The opposite transition is way more common than film to theater. It is a big adjustment. First of all, your bank account gets much smaller. Tech and the day to day are quite different. In film, the day  to day is to create options for the editor and director in post-production, in theater, we are working on the final product and making decisions that are much more definite. In any case, for me it was an opportunity to do more creative work and more creative and challenging lighting. It was an opportunity to be bolder and to experience the work with an audience and experience their reactions. In any case, both film and theater are storytelling media, however abstract it could be, so in the end they both have the same objective. As long as storytelling is central to your work both theater and film lighting are possible and successful. The bank account will definitely be different.

Do you feel that theater is an effective form of protest?
I think theater at its best has a point of view and commentary on the human condition and present historical moment. Theater has been a form of protest for hundreds of years. I think its effectiveness is directly related to the place theater has in the society/culture in which exists. In the States, I would venture to say that theater has a lesser role in the society than in other countries. Only commercial and escape-ist theater have a prominent place in the culture.

Would you be willing to tell us more about your parents’ roles in human rights and social activism?
My parents dedicated their lives to the betterment of the less fortunate, of the indigenous peoples in the South of Mexico. Their work has been centered around economic development and self determination. For peoples to develop the socioeconomic tools that would enable independence from a system of oppression that has subjugated them for hundreds of years. It is important work and it is also slow and methodical. It is a work that is long-term. Some of the results are evident now after 50 years of work but many of the goals will be actualized generations from now.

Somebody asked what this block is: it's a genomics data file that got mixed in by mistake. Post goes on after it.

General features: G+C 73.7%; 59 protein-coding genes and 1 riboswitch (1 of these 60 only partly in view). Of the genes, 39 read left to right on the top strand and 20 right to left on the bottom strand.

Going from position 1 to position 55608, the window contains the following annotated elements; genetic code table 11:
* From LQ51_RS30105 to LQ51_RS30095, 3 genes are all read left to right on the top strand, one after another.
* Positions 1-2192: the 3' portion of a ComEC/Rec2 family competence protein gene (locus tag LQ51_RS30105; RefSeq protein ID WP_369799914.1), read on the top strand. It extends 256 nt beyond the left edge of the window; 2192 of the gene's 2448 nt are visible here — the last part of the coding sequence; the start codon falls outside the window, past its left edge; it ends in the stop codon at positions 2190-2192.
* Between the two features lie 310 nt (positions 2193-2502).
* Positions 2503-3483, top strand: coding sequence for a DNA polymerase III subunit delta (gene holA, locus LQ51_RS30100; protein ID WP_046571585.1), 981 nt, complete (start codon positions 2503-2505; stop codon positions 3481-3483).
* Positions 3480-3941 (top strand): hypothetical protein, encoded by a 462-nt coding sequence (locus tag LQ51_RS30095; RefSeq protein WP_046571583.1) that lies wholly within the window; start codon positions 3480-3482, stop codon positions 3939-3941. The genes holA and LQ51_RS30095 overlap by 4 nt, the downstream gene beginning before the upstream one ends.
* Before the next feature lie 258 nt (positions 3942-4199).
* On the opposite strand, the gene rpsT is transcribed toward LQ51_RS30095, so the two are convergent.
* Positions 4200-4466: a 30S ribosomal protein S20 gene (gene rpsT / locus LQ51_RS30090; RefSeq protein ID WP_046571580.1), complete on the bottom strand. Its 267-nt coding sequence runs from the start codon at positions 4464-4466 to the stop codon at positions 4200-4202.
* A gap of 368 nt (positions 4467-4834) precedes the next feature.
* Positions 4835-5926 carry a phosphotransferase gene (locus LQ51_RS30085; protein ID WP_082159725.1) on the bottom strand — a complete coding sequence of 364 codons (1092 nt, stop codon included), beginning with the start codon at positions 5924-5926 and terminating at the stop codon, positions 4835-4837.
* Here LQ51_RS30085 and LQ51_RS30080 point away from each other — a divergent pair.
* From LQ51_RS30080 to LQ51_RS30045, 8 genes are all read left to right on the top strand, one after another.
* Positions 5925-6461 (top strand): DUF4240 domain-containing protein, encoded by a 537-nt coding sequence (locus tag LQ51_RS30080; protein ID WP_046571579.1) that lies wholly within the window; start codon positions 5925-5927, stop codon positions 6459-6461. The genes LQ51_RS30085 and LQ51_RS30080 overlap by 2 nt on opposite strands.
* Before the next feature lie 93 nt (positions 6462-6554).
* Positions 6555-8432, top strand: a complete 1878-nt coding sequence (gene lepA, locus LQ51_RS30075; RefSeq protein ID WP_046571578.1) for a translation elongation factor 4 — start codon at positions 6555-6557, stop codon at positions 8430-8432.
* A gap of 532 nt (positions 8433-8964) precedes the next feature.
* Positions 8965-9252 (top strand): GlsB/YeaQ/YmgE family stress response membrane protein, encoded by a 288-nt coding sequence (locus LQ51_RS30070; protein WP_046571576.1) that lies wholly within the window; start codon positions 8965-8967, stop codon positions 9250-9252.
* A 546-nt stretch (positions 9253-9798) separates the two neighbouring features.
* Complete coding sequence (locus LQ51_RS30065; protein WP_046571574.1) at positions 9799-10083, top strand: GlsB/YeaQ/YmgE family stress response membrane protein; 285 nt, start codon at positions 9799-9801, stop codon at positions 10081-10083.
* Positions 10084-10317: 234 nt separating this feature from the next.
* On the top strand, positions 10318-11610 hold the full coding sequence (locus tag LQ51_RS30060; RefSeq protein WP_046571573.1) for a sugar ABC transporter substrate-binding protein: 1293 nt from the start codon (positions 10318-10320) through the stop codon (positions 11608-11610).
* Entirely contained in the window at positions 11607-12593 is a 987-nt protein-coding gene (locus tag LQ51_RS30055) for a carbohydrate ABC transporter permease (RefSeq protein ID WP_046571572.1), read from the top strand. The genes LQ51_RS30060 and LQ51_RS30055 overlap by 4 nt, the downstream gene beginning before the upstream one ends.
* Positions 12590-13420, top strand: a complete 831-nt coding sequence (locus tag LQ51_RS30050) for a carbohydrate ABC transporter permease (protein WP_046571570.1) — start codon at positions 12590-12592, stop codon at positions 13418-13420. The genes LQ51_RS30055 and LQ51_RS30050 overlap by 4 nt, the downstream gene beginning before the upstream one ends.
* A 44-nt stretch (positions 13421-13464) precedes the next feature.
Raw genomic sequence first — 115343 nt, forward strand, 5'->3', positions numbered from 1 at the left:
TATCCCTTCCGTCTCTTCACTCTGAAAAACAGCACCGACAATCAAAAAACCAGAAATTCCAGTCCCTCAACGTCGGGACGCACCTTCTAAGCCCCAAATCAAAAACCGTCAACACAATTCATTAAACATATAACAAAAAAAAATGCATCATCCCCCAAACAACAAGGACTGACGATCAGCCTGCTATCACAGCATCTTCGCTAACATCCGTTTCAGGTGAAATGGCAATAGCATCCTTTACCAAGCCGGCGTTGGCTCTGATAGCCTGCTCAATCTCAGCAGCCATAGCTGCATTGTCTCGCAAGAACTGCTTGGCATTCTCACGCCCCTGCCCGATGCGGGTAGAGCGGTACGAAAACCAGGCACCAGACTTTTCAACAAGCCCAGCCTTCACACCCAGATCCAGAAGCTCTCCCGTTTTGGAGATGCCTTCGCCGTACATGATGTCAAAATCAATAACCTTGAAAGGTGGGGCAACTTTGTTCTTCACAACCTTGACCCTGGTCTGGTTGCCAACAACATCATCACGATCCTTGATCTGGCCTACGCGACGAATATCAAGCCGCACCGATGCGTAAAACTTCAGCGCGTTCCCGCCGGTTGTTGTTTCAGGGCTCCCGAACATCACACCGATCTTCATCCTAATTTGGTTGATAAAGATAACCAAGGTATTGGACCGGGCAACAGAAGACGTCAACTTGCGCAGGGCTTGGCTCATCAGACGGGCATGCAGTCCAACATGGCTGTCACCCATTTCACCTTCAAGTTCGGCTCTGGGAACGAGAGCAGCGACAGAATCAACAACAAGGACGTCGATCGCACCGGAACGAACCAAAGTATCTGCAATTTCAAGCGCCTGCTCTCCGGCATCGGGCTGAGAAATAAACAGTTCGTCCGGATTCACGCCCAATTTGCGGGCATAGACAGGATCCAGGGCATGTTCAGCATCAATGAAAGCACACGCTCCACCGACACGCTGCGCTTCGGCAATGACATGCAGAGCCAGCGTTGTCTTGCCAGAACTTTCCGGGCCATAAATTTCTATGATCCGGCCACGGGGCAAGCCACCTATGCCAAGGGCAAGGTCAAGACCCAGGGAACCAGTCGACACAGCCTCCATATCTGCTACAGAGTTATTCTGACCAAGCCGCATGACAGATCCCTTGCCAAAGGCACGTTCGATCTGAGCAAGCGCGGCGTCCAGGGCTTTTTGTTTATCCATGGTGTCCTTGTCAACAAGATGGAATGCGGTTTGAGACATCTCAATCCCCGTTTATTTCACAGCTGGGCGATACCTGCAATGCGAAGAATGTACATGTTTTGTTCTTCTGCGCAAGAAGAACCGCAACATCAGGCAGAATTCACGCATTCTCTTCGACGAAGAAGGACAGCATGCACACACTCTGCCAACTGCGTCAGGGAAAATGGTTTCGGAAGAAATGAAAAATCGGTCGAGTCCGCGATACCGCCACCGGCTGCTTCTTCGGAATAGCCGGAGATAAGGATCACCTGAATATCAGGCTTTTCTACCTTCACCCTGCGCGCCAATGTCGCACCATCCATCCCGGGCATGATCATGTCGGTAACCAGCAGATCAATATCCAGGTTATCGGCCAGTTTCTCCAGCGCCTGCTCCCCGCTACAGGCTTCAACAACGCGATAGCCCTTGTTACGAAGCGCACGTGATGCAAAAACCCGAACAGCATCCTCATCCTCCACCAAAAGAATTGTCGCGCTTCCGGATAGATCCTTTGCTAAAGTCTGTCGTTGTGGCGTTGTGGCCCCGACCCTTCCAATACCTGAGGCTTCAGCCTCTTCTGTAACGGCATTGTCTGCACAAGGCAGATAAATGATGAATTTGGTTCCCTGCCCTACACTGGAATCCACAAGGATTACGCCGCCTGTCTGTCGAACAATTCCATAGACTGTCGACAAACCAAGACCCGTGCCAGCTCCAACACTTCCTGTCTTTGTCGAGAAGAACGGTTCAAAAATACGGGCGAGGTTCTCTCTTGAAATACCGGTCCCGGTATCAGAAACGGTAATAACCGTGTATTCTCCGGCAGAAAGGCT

Three Penny Opera at Boston Lyric Opera

Is there a project you really want to do but haven’t been able to yet?
After the last couple of questions my answer might not seem all that impressive or momentous. In any case, I have always wanted to do the opera Ainadamar by Osvaldo Golijov. It is a work that speaks about the last days of life of Garcia Lorca. The music is at times Spanish, at times Arab, Jewish, Flamenco, and classic grand opera. The coming together of all those influences creates an alchemy that is both arresting and exhilarating.

Have there been challenges working within the U.S. being from Chiapas?
Not overtly. I suspect there have been moments that the choice between me and someone else came down to criteria outside the work. Sometimes I find out later that my fee was less than what others make. It is hard to prove that the reason is purely due to my ethnicity. In any case, I have the understanding that I have to be extra good and extra vigilant to make sure I don’t give anyone a reason to have a negative reaction to my work and/or work ethic. At the same time, I have been very fortunate and my career has been a charmed one. I have and continue to get opportunities that are not usual for any designer. Sometimes I am reminded of my fortune and the history of minorities in design when crew at a particular theater tell me I am the first lighting designer of Mexican descent they have ever worked with… It has happen several times.